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Course Spotlight

Upon completing this 45-minute course, you will learn:

• Which instructional strategies help all students with disabilities
• About metacognition, information processing, and communication deficits
• Which strategies can be used to support students with metacognition deficits
• Which strategies are best for students with information processing delays
• Which instructional strategies support students with communication gaps
• What instructional strategies are specific to reading, writing, math, and spelling

3 Ways to Inspire And Empower Students With Disabilities

Do you remember your favorite teacher as a child? What did you like best about them? Were they controlling, or did they ask thought-provoking questions, allowing you the freedom to make your own decisions?

Educators know that it isn’t always what you teach, but rather how you make your students feel that instills a positive lifelong impact. With Instructional Strategies for Students with Disabilities, you too can be that influential teacher.

1. Establish a Routine

The first step toward successfully supporting students with disabilities is by establishing a regular routine. Ayo Jones explains, “A predictable routine can help most students with disabilities manage their schedule, control their behavior, and attend to academics.”

Renowned Special Education teacher Ayo Jones shares her wisdom to provide paraeducators with classroom success. She is a 15-year educator, author, and founder of Noodle Nook – an online resource for teachers in Special Education.

She recommends writing on Post-it notes so your students know what they are expected to do now and later. Use visual representations. Creating consistency and clear expectations in your classroom will set your students up for success.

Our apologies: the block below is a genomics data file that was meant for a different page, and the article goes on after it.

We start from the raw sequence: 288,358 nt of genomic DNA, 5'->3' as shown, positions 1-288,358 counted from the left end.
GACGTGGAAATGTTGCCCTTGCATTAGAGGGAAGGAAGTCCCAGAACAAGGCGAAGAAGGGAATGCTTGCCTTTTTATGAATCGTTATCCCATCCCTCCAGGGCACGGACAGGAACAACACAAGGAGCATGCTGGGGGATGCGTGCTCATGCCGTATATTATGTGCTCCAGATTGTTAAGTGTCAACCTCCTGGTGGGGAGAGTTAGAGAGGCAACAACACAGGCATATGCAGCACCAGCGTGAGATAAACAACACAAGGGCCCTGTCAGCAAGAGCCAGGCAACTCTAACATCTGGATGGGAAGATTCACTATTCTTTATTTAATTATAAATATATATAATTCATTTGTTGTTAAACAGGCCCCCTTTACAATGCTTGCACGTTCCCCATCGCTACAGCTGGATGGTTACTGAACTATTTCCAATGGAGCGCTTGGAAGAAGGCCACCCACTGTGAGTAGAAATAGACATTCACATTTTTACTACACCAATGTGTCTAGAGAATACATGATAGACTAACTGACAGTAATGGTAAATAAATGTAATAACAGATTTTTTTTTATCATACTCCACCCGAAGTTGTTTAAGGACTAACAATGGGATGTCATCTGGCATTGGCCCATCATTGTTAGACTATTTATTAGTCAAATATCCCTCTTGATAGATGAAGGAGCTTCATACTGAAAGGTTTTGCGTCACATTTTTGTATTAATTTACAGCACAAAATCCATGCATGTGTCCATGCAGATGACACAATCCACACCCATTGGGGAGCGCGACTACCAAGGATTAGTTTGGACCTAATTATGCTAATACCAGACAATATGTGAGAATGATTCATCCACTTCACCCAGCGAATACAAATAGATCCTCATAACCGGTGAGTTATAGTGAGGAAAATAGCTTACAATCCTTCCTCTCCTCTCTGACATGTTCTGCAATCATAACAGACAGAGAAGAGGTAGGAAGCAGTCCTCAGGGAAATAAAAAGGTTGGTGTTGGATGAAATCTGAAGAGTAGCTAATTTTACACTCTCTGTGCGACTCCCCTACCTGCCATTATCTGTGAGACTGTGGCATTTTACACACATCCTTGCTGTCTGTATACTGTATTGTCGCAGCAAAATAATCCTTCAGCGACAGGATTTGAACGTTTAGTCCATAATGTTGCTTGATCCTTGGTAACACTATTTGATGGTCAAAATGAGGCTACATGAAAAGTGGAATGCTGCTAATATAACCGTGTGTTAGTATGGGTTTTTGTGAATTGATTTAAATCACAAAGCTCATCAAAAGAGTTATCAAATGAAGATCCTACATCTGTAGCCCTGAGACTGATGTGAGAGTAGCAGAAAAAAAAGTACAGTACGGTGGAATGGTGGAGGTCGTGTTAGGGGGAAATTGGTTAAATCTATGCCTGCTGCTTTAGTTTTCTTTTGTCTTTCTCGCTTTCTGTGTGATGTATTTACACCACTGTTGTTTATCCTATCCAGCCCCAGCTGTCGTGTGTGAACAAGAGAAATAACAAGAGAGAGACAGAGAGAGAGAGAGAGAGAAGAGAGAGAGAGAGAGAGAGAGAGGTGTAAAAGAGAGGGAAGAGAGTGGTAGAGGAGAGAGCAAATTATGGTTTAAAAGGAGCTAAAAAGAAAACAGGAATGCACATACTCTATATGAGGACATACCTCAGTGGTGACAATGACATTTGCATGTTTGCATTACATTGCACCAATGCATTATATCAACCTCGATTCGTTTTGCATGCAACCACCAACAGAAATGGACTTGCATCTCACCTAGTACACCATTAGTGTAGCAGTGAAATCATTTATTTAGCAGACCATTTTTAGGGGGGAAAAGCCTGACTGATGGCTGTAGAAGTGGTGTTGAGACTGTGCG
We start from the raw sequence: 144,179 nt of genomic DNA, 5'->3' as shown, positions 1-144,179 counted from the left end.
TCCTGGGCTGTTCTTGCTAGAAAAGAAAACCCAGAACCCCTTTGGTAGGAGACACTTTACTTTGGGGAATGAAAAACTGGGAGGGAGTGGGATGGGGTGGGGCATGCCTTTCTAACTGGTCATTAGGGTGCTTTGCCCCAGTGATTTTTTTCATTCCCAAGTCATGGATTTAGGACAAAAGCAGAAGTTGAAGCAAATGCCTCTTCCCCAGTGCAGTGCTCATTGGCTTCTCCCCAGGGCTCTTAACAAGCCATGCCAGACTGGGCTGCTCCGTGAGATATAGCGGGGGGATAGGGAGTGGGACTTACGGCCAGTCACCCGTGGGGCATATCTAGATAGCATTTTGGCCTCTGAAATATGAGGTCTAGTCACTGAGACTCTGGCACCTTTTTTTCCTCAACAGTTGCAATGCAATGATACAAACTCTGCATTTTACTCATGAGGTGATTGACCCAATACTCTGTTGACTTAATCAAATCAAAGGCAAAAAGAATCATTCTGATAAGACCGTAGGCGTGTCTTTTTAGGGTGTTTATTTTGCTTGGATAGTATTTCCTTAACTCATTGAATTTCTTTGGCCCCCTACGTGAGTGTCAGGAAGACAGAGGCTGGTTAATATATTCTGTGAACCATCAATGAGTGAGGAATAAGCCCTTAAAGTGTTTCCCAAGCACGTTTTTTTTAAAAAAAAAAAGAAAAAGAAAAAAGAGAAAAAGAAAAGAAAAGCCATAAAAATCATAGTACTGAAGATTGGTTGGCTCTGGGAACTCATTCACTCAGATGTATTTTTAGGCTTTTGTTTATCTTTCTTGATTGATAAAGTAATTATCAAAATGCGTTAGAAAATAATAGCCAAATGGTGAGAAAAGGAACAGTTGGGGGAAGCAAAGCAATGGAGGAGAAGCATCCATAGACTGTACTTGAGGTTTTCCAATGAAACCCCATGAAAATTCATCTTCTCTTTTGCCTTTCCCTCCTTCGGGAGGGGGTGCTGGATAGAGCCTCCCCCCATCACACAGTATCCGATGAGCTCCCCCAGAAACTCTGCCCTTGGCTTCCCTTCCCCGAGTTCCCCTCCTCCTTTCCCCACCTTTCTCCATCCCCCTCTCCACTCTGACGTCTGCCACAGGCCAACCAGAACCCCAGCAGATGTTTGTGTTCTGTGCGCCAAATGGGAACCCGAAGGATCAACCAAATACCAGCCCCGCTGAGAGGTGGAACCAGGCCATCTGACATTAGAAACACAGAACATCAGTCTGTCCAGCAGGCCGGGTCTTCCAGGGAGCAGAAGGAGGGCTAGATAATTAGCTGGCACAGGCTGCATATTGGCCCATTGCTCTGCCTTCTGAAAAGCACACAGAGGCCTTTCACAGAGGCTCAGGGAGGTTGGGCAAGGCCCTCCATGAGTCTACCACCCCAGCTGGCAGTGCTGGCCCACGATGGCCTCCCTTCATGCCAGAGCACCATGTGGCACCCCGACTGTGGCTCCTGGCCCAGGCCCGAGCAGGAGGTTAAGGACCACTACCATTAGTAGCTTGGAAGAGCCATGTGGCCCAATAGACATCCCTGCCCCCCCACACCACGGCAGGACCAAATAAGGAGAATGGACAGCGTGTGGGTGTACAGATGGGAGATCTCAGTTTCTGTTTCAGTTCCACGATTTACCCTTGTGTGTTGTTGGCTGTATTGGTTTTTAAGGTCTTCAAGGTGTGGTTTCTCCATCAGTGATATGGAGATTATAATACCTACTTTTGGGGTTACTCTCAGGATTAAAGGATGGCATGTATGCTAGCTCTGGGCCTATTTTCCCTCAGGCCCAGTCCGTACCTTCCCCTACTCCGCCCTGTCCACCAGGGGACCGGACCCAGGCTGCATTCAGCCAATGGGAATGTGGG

2. Model Desired Behavior

Behavior modeling is instrumental when it comes to teaching students with disabilities. You can accomplish this through the “I do, we do, you do” strategy. Continue practicing the skill or activity together until the student is successful – repetition is key!

Remember to use concrete examples and avoid abstract ideas, as they are often difficult to comprehend. Jones suggests using manipulatives or drawing pictures when conveying something more abstract. Visuals are essential cues to learning and understanding.

Help your students feel inspired by focusing on their individual strengths rather than their limitations. Ask thought-provoking questions to avoid overdependence or learned helplessness. Before correcting an error, you should encourage a student to make their best guess based on what they know.

3. Give The Power of Choice

Far too often, children who have disabilities are not offered the ability to choose what they want. Jones asks, “How many choices are you offering your student with a disability?” Consider implementing this strategy more frequently in your classroom. Giving a choice to a child with a disability is incredibly empowering.

At the end of this session, you’ll be able to apply these strategies while addressing any specific deficits that students with disabilities may have in your classroom. Although assignments and students change over time, you can confidently support them with a strong foundation.


Interested in learning more about how you can inspire your students with disabilities? Explore the course demo on SPED Paraeducators – Instructional Strategies for Students with Disabilities today!

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